Our dear friend, educator and mentor, Emmett Oliver has completed his long journey at the age of 102. He was the oldest member of the Quinault Nation, and a true hero. The following is a reprint from KING NEWS.

“Oliver was born in South Bend, Washington, and served in World War 11 and the Korean War, before going on to make his mark as a teacher and coach.

“Emmett will be dearly missed. He achieved so much in his life and leaves a legacy that will truly last forever.” Quinault Nation President Fawn Sharp said in a release. He was a United States Coast Guard Commander, an educator in and out of the classroom, an equal rights activist and a cultural icon. He was known and loved by thousands of people near and far, and will be remembered as a man who gave of himself throughout his life, always with the objective of helping others foremost in his mind.” she said.

After serving as an educator in the classroom, Oliver continued working to improve tribal education by serving as director of Indian student programs at UCLA and the University of Washington before becoming the supervisor of Indian education for the State of Washington.

In 1989 he established the Paddle to Seattle, an event that taught physical and spiritual discipline, and shared his culture with countless people.

“The fact is that Emmett saved hundreds if not thousands of lives. It is hard to underestimate the great positive impact that the resurgence of the canoe culture has had on American Indians in this country. It has helped somany of our children and adults turn away from drugs and alcohol, and displaced depression and despair with hope and culture-based principles. People are learning their culture again. So many more know their language, their songs, their history. They have pride again, and they are staying in school. Emmett Oliver was a true hero among our people, said Sharp.

Born December 2, 1913, Oliver was a stand-out scholar and athlete at Sherman Institute in California, before studying at Baconne Cllege ( a two-year Indian college) and the University of Redlands.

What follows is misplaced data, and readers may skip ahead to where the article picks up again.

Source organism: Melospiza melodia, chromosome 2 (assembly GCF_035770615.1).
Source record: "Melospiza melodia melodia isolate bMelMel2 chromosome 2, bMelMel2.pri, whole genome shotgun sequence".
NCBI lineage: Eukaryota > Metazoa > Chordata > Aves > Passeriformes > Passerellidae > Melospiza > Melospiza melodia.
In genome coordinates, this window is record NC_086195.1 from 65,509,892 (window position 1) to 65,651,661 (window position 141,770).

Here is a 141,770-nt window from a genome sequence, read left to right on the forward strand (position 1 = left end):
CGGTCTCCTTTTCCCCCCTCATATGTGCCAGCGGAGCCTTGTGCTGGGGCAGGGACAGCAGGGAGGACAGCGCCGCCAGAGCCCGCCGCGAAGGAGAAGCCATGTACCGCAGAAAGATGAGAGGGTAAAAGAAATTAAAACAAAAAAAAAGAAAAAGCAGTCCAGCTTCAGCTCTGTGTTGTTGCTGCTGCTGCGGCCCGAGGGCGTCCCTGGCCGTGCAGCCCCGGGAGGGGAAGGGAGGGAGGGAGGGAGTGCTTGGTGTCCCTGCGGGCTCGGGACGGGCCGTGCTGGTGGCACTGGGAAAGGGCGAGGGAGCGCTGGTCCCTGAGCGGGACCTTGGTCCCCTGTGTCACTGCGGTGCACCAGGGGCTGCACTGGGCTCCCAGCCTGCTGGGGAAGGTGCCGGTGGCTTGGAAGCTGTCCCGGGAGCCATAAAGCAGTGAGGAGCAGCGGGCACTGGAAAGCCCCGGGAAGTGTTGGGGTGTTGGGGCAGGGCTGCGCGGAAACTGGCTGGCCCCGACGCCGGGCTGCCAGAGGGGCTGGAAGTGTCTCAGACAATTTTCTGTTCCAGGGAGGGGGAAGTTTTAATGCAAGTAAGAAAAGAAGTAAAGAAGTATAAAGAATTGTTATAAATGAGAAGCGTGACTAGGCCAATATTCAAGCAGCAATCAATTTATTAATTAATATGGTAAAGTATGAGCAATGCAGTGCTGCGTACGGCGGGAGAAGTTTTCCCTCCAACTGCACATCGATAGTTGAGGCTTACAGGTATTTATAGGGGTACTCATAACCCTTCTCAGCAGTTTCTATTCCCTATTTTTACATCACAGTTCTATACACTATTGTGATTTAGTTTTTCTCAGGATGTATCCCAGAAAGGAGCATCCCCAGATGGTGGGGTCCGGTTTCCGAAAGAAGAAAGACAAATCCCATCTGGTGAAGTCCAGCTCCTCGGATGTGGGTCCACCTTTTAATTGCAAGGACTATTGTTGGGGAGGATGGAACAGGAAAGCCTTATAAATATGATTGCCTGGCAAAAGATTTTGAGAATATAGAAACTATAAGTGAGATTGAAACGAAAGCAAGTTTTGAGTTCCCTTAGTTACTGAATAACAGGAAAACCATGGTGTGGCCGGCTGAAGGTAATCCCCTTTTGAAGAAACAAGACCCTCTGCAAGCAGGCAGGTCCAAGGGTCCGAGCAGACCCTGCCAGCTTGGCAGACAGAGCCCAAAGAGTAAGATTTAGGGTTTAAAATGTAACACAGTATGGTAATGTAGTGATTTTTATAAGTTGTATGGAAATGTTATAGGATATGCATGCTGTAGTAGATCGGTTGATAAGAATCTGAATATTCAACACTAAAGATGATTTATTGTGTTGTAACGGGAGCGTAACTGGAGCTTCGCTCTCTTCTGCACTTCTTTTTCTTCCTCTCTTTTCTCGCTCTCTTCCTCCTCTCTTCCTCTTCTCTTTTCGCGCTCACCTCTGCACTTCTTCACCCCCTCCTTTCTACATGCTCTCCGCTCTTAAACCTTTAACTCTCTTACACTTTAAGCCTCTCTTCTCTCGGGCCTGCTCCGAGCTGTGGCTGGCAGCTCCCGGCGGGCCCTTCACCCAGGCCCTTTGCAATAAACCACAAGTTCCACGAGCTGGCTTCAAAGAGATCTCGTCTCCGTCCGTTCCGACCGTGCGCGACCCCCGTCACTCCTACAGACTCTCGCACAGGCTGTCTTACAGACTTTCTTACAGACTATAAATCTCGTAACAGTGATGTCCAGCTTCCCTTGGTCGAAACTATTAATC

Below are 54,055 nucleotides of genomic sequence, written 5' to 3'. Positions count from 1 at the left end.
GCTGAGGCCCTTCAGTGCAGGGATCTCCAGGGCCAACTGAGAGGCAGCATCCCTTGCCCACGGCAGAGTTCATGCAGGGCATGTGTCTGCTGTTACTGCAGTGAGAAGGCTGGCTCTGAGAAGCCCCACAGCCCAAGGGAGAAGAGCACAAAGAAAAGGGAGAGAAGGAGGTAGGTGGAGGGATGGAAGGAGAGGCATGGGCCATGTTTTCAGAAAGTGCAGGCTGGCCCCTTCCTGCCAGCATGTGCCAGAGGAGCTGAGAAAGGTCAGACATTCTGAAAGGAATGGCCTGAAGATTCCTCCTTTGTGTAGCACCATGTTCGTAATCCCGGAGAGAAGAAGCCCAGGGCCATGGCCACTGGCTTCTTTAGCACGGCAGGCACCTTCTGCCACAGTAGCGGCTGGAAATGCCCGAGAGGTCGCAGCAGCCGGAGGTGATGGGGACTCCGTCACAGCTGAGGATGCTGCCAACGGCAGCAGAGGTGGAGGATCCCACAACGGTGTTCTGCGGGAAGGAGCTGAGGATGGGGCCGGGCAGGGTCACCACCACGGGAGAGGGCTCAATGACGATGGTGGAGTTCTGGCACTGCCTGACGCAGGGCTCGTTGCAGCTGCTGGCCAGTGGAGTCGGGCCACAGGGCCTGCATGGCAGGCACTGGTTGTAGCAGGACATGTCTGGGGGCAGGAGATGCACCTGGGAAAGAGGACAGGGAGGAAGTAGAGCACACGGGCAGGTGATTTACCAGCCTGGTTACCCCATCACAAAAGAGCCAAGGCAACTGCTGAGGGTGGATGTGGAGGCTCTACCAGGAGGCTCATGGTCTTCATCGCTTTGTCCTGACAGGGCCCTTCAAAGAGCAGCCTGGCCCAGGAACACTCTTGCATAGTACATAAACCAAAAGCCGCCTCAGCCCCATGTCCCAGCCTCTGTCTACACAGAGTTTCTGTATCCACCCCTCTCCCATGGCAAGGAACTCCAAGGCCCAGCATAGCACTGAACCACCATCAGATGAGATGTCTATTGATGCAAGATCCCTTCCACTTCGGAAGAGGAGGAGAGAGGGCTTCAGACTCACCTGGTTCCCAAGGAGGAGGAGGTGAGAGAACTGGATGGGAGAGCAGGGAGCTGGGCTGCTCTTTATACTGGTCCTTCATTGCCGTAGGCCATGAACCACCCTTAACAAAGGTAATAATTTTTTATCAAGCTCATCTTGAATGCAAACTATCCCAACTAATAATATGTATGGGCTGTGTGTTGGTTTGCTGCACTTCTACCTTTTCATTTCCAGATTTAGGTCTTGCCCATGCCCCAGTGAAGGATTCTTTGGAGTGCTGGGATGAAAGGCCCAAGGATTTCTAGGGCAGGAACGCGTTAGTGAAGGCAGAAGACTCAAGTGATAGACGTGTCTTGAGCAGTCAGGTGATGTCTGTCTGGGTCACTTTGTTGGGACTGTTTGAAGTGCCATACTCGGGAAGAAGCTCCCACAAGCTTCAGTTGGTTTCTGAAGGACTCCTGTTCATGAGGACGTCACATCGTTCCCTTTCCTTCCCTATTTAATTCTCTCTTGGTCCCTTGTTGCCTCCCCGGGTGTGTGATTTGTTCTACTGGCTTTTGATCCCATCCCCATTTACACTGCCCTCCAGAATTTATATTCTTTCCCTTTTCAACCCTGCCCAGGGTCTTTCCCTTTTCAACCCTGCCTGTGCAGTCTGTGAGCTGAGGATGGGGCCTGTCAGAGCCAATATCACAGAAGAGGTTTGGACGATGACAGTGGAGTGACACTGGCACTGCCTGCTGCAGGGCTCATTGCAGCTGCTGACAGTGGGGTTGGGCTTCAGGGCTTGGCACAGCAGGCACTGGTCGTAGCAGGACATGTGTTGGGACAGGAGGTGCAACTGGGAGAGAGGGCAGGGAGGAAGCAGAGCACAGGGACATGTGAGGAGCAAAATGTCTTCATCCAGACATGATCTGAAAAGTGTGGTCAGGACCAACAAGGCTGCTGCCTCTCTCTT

He and his wife, Georgia, have three children, nine grandchildren, eight great grandchildren and one great-great grandchild.”


Our family was blessed to have Emmett as our good friend and mentor for the past fifty-six years, even being responsible for our move to the Northwest. They unstintingly shared their home on the Hood Canal with our family and friends.

I am reflecting today on the many lessons that Emmett, and his wife Georgia, taught me. To have the opportunity to learn their separate cultures, and to love them and their extended family, has been a true blessing.

Beginning with our first meeting when Emmett was a high school counselor and coach, and continuing through the next years, my horizons widened as I became aware that under the fun that Emmett brought to every gathering, a very serious educator always resided.

His efforts to understand and help his people have been legion. Some years ago the book “Two Paths” was written about Emmett’s life and was self-published by him. It was distributed free to schools on the Washington State reservations as an inspiration to young students as to what can be achieved with education.

Goodbye Emmett, our memories of you will leave a happy glow within our hearts. You and Georgia introduced me to Indian America for which I am forever grateful.

Author: kaytisweetlandrasmussen83

I am a retired fine arts teacher, sculptor/painter, writer, and a native Californian. I love my family,dogs, horses, movies, reading and music, probably in that order. I have been married forever to a very nice man who is nice to old ladies, dogs and children.